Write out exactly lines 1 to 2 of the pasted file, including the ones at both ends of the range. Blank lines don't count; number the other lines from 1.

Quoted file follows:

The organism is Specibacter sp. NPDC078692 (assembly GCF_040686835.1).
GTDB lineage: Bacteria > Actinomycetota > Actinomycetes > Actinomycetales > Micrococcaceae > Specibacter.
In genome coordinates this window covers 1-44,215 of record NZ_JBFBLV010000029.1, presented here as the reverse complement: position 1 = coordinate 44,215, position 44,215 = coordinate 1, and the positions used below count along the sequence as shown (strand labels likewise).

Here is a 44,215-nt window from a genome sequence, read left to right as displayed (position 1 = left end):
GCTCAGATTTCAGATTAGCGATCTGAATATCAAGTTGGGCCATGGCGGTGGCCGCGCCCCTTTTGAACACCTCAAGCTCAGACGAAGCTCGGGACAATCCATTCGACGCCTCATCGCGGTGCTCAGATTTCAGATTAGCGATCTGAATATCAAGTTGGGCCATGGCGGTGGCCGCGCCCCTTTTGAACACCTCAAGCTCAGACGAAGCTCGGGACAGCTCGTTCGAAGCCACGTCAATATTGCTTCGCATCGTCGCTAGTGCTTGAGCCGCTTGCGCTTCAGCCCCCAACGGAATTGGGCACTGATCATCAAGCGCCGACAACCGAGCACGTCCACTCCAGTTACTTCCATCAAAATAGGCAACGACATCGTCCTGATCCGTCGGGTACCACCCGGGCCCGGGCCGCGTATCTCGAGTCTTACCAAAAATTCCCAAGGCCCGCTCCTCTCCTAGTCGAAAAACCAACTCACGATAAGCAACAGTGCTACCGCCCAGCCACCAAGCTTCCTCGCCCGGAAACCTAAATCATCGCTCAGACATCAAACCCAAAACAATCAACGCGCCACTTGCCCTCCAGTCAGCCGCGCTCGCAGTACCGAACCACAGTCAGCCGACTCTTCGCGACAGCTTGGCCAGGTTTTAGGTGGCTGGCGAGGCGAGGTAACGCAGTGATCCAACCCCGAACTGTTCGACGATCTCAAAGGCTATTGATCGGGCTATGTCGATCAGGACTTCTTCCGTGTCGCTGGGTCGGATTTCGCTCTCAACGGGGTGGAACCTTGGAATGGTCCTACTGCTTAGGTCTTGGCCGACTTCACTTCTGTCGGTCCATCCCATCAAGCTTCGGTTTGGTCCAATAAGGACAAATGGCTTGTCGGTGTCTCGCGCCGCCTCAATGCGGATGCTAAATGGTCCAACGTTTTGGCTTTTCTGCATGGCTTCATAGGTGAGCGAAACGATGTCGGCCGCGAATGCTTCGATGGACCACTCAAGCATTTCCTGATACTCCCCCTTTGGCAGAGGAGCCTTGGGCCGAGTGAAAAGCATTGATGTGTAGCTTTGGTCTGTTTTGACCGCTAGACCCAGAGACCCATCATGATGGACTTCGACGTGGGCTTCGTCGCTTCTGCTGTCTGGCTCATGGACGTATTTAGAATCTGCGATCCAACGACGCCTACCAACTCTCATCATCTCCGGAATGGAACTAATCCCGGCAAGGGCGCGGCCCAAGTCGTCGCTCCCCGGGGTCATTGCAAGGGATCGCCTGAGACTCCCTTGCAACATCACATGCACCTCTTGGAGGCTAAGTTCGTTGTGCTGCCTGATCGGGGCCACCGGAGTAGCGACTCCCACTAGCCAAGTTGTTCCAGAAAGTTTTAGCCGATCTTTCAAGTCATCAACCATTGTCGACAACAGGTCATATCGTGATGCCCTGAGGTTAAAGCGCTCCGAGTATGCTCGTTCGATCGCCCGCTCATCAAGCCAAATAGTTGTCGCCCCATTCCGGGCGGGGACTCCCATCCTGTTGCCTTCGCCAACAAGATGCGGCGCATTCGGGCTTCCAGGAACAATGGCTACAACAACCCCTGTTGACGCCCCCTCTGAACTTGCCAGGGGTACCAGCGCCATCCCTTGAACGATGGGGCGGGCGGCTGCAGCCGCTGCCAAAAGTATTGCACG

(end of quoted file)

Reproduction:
The organism is Specibacter sp. NPDC078692 (assembly GCF_040686835.1).
GTDB lineage: Bacteria > Actinomycetota > Actinomycetes > Actinomycetales > Micrococcaceae > Specibacter.